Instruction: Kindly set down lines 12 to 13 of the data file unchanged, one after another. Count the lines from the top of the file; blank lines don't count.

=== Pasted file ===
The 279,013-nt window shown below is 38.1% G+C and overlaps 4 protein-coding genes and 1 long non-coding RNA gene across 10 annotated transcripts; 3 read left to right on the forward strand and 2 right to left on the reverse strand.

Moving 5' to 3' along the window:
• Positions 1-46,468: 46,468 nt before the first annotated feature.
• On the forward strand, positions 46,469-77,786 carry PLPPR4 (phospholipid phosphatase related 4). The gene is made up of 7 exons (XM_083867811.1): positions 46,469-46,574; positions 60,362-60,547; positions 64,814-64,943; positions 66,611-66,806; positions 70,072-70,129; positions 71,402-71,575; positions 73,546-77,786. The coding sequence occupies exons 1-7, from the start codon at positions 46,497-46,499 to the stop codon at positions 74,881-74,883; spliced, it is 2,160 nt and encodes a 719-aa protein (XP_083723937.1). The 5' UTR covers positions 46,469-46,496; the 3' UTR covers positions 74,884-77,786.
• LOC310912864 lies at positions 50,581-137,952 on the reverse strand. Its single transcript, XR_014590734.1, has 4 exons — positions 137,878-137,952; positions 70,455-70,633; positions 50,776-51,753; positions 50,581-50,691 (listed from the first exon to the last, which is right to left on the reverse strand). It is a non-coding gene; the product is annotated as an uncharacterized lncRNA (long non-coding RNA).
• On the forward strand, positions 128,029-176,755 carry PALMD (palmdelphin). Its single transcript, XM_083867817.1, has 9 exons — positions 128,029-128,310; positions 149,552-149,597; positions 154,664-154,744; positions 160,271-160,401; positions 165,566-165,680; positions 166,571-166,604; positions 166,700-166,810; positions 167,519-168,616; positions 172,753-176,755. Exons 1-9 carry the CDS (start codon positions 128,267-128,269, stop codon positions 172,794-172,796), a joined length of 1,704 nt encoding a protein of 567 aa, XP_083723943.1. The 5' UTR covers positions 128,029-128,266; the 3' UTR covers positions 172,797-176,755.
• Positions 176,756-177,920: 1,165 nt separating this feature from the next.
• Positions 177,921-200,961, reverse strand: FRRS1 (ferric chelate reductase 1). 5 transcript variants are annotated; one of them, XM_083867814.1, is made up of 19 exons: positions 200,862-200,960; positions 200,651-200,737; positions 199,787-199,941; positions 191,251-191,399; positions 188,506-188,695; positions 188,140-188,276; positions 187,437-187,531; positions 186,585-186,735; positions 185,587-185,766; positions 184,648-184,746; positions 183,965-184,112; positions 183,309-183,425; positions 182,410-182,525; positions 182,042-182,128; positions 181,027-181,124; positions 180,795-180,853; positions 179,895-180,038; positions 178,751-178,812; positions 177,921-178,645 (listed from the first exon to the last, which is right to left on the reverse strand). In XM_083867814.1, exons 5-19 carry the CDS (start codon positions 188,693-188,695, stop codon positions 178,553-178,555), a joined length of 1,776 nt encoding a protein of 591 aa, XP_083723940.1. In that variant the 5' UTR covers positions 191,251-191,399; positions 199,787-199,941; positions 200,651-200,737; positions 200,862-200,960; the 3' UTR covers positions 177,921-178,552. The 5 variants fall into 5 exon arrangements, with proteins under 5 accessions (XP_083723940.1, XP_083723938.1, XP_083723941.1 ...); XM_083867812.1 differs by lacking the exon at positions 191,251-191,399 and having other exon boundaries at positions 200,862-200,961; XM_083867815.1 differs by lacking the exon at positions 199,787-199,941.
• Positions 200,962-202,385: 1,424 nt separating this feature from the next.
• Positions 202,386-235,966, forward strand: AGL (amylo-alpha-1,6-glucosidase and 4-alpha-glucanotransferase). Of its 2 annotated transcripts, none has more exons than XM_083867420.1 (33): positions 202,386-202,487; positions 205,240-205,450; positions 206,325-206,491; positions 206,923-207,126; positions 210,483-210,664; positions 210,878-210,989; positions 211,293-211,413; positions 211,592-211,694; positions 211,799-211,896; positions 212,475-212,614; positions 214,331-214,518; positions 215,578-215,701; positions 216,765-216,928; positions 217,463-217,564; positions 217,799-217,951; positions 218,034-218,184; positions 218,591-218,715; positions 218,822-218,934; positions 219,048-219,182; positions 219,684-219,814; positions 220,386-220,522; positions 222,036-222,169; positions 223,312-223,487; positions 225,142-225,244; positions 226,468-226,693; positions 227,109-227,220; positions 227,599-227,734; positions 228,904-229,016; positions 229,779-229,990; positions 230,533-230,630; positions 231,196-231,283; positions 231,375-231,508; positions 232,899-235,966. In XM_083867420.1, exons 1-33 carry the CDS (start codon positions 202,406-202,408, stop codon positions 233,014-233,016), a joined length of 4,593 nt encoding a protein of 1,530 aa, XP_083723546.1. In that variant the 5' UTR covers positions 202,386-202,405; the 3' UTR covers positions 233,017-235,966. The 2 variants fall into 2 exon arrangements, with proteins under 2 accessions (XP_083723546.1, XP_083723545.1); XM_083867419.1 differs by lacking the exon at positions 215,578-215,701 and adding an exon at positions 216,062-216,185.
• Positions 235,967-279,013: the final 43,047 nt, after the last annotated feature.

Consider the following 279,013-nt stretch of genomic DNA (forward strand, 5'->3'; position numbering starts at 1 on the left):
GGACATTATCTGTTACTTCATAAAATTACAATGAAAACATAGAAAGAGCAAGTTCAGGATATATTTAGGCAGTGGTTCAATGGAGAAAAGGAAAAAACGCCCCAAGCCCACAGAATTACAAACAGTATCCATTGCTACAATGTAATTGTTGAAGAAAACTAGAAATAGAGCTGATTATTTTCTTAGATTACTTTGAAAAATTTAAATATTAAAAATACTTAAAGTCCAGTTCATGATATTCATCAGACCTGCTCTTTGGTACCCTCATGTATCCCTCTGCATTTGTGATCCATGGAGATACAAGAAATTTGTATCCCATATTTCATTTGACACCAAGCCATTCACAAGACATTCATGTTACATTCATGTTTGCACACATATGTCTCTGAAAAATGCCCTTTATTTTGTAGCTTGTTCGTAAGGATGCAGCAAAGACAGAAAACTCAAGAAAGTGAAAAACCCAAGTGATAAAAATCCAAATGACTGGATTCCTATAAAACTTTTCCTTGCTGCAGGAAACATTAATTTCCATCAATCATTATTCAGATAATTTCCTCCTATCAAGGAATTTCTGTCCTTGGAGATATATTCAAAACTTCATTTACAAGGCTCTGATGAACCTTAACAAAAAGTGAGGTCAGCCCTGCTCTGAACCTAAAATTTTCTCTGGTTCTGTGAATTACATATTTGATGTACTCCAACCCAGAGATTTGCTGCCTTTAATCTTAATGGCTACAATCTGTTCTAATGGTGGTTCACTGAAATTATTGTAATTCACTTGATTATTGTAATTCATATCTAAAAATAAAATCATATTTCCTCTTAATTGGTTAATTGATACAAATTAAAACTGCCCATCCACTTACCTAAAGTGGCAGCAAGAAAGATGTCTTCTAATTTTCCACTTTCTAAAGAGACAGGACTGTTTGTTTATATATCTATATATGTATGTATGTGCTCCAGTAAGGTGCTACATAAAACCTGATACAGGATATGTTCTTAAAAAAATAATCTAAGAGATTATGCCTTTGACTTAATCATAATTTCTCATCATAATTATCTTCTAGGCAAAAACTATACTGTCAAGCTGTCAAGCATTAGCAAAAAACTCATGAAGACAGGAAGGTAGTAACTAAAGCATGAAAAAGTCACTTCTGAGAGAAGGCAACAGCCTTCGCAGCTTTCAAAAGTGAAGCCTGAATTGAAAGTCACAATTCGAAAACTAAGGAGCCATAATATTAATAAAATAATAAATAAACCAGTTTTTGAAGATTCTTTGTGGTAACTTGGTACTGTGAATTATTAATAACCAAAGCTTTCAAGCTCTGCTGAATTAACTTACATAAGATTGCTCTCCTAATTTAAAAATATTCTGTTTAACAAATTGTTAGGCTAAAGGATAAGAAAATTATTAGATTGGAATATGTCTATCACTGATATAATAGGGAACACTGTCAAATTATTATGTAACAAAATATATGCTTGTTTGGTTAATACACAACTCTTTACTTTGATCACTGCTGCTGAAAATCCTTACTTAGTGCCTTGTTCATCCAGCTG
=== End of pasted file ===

Consider the following 279,013-nt stretch of genomic DNA (forward strand, 5'->3'; position numbering starts at 1 on the left):
GGACATTATCTGTTACTTCATAAAATTACAATGAAAACATAGAAAGAGCAAGTTCAGGATATATTTAGGCAGTGGTTCAATGGAGAAAAGGAAAAAACGCCCCAAGCCCACAGAATTACAAACAGTATCCATTGCTACAATGTAATTGTTGAAGAAAACTAGAAATAGAGCTGATTATTTTCTTAGATTACTTTGAAAAATTTAAATATTAAAAATACTTAAAGTCCAGTTCATGATATTCATCAGACCTGCTCTTTGGTACCCTCATGTATCCCTCTGCATTTGTGATCCATGGAGATACAAGAAATTTGTATCCCATATTTCATTTGACACCAAGCCATTCACAAGACATTCATGTTACATTCATGTTTGCACACATATGTCTCTGAAAAATGCCCTTTATTTTGTAGCTTGTTCGTAAGGATGCAGCAAAGACAGAAAACTCAAGAAAGTGAAAAACCCAAGTGATAAAAATCCAAATGACTGGATTCCTATAAAACTTTTCCTTGCTGCAGGAAACATTAATTTCCATCAATCATTATTCAGATAATTTCCTCCTATCAAGGAATTTCTGTCCTTGGAGATATATTCAAAACTTCATTTACAAGGCTCTGATGAACCTTAACAAAAAGTGAGGTCAGCCCTGCTCTGAACCTAAAATTTTCTCTGGTTCTGTGAATTACATATTTGATGTACTCCAACCCAGAGATTTGCTGCCTTTAATCTTAATGGCTACAATCTGTTCTAATGGTGGTTCACTGAAATTATTGTAATTCACTTGATTATTGTAATTCATATCTAAAAATAAAATCATATTTCCTCTTAATTGGTTAATTGATACAAATTAAAACTGCCCATCCACTTACCTAAAGTGGCAGCAAGAAAGATGTCTTCTAATTTTCCACTTTCTAAAGAGACAGGACTGTTTGTTTATATATCTATATATGTATGTATGTGCTCCAGTAAGGTGCTACATAAAACCTGATACAGGATATGTTCTTAAAAAAATAATCTAAGAGATTATGCCTTTGACTTAATCATAATTTCTCATCATAATTATCTTCTAGGCAAAAACTATACTGTCAAGCTGTCAAGCATTAGCAAAAAACTCATGAAGACAGGAAGGTAGTAACTAAAGCATGAAAAAGTCACTTCTGAGAGAAGGCAACAGCCTTCGCAGCTTTCAAAAGTGAAGCCTGAATTGAAAGTCACAATTCGAAAACTAAGGAGCCATAATATTAATAAAATAATAAATAAACCAGTTTTTGAAGATTCTTTGTGGTAACTTGGTACTGTGAATTATTAATAACCAAAGCTTTCAAGCTCTGCTGAATTAACTTACATAAGATTGCTCTCCTAATTTAAAAATATTCTGTTTAACAAATTGTTAGGCTAAAGGATAAGAAAATTATTAGATTGGAATATGTCTATCACTGATATAATAGGGAACACTGTCAAATTATTATGTAACAAAATATATGCTTGTTTGGTTAATACACAACTCTTTACTTTGATCACTGCTGCTGAAAATCCTTACTTAGTGCCTTGTTCATCCAGCTG